Water Bureau implements corrosion control system to balance Bull Run water

The Portland Water Bureau has made some changes to its treatment program, which it says makes the Bull Run water supply safer when it comes to lead contamination.

PORTLAND, Ore. — On a fittingly rainy day recently, KGW got a tour of some new equipment that’s part of better protecting the health of nearly a million people who use Portland’s water.

“Exactly what makes the Bull Run so wonderful — that there’s nothing in it — is what makes it so corrosive,” said the Portland Water Bureau’s Kimberly Gupta.

Gupta, who is the bureau’s water supply and treatment manager, said that the problem with corrosion is that it attacks any lead-based plumbing that remains in homes and businesses.

In November of last year, the Portland Water Bureau revealed that water at a number of area homes had tested well above the EPA’s regulatory level for lead. Because of the Bull Run’s natural corrosiveness, the water can leach the metal from lead-soldered pipes and certain faucets — so while the city’s water supply isn’t the root of the problem, it does contribute to the problems posed by piping installed in homes during certain periods.

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Gupta said that by adding small amounts of two naturally occurring substances, pH and alkalinity are adjusted, making the water from the Bull Run watershed less corrosive without affecting the safety of the water supply.

The day KGW toured the Lusted Hill treatment facility near Sandy, a truck load of soda ash was being delivered. It is one of the substances the bureau is using.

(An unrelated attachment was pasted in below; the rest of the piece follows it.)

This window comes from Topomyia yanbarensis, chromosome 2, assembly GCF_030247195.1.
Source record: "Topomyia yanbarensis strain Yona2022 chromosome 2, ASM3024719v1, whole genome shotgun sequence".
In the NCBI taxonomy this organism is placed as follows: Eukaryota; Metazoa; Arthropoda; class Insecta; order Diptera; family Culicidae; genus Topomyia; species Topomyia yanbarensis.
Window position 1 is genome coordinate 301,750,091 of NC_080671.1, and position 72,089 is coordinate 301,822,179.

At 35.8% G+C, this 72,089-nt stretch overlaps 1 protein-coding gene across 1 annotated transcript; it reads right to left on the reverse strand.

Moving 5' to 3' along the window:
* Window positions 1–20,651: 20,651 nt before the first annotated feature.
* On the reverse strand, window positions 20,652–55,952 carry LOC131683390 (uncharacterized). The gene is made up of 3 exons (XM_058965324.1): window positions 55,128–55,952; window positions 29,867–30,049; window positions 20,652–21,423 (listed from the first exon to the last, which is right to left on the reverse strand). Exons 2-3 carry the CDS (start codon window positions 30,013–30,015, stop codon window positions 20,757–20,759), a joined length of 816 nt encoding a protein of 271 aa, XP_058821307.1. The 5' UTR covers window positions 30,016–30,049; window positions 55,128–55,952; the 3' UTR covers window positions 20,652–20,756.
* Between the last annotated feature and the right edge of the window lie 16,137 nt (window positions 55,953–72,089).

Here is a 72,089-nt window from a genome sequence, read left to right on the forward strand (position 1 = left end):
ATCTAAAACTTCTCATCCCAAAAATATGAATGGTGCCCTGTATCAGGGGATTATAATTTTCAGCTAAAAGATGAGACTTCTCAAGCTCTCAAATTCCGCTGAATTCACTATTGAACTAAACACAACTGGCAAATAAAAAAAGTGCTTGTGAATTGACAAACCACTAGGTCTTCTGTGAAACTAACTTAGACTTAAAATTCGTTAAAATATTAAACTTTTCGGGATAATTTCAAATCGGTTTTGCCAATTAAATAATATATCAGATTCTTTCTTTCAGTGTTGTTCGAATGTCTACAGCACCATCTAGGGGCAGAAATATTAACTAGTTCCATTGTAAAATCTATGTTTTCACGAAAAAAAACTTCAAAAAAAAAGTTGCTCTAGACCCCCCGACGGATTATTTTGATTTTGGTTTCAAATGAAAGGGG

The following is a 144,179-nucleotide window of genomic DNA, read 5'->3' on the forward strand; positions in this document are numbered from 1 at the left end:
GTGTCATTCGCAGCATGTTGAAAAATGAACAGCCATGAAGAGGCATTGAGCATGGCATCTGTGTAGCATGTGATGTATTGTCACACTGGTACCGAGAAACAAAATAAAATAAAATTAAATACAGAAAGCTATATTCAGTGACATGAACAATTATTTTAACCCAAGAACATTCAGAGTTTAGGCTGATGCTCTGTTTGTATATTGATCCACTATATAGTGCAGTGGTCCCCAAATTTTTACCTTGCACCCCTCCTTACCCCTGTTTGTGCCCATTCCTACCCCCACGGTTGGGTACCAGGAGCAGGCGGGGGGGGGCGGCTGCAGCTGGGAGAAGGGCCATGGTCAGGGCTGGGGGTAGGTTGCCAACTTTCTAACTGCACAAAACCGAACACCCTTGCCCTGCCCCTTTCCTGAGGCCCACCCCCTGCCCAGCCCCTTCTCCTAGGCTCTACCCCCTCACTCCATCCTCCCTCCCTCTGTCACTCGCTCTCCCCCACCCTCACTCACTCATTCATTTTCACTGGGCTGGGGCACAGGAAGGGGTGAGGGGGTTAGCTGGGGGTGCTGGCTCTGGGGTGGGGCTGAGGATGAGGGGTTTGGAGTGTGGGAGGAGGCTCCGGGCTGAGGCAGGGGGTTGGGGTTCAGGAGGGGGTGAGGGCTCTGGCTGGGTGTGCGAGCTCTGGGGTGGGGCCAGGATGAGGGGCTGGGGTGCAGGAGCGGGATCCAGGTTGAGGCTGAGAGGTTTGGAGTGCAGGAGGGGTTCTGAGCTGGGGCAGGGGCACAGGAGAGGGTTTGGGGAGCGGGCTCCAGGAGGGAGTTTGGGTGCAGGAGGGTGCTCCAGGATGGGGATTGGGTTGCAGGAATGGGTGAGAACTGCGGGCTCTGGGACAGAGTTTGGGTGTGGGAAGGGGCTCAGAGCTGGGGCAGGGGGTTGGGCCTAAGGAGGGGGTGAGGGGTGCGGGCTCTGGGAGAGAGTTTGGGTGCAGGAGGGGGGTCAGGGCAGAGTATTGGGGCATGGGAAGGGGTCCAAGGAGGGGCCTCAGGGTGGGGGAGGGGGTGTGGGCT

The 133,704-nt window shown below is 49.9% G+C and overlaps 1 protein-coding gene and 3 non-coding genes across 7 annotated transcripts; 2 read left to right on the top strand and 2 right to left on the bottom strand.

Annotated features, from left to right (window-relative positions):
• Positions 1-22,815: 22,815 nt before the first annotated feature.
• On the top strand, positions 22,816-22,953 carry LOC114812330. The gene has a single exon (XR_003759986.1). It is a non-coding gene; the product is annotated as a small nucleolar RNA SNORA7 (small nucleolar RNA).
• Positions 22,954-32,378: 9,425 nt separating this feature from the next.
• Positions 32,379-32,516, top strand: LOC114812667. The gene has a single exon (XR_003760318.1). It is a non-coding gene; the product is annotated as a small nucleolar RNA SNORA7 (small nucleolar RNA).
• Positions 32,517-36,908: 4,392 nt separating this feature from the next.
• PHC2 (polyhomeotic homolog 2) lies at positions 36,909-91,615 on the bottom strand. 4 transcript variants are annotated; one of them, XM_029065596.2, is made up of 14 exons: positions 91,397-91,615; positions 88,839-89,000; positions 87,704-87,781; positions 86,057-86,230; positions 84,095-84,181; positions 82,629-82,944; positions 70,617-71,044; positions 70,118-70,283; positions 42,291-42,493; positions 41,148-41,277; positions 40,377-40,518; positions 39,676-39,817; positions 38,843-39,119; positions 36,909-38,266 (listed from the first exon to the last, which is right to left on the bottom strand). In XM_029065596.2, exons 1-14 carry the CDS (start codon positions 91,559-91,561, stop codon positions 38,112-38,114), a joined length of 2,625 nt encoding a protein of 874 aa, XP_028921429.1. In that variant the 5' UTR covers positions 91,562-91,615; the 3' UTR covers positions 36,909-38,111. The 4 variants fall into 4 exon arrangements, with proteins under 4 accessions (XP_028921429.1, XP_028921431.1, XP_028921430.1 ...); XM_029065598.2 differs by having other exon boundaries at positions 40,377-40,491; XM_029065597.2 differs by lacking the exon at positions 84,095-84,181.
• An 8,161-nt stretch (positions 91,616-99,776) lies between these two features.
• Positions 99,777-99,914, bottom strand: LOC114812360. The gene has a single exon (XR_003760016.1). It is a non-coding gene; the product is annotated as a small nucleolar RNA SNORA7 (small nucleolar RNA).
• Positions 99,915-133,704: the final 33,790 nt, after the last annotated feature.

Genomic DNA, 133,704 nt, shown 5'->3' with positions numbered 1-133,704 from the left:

There are two silos that hold the soda ash, which is similar to baking soda. From there the substance is mixed with water from the system.

A large horizontal tank holds the other ingredient, carbon dioxide, which is injected into the water as well.

“So that’s going to help reduce the corrosivity of Bull Run water to help decrease the amount of leads that could come into our water from some home and building plumbing,” said Gutpa.

Adding this equipment and treatment program to the existing facility came out of an agreement with federal regulators in 2016. The city recently started adding the substances in steps to test its effectiveness at neutralizing the corrosiveness of the water.

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And if you’re worried about noticing a difference in taste, Gupta says you don’t need to be.

“Nobody wants the wonderful Bull Run water to change,” Gupta said, “it’s great, we love it the way it is — no, the taste from Bull Run water will not change.”

That’s important, because Bull Run water is pretty popular.

“We’re the best,” quipped Gupta. “OK not fair, I may be biased. A lot of folks have really great water quality but we’re fortunate to have some of the best water quality in the world.”

The Portland Water Bureau’s next major investment is a new water filtration facility that will remove the microorganism Cryptosporidium and other potential contaminants. Federal regulators require that to be completed in 2027.

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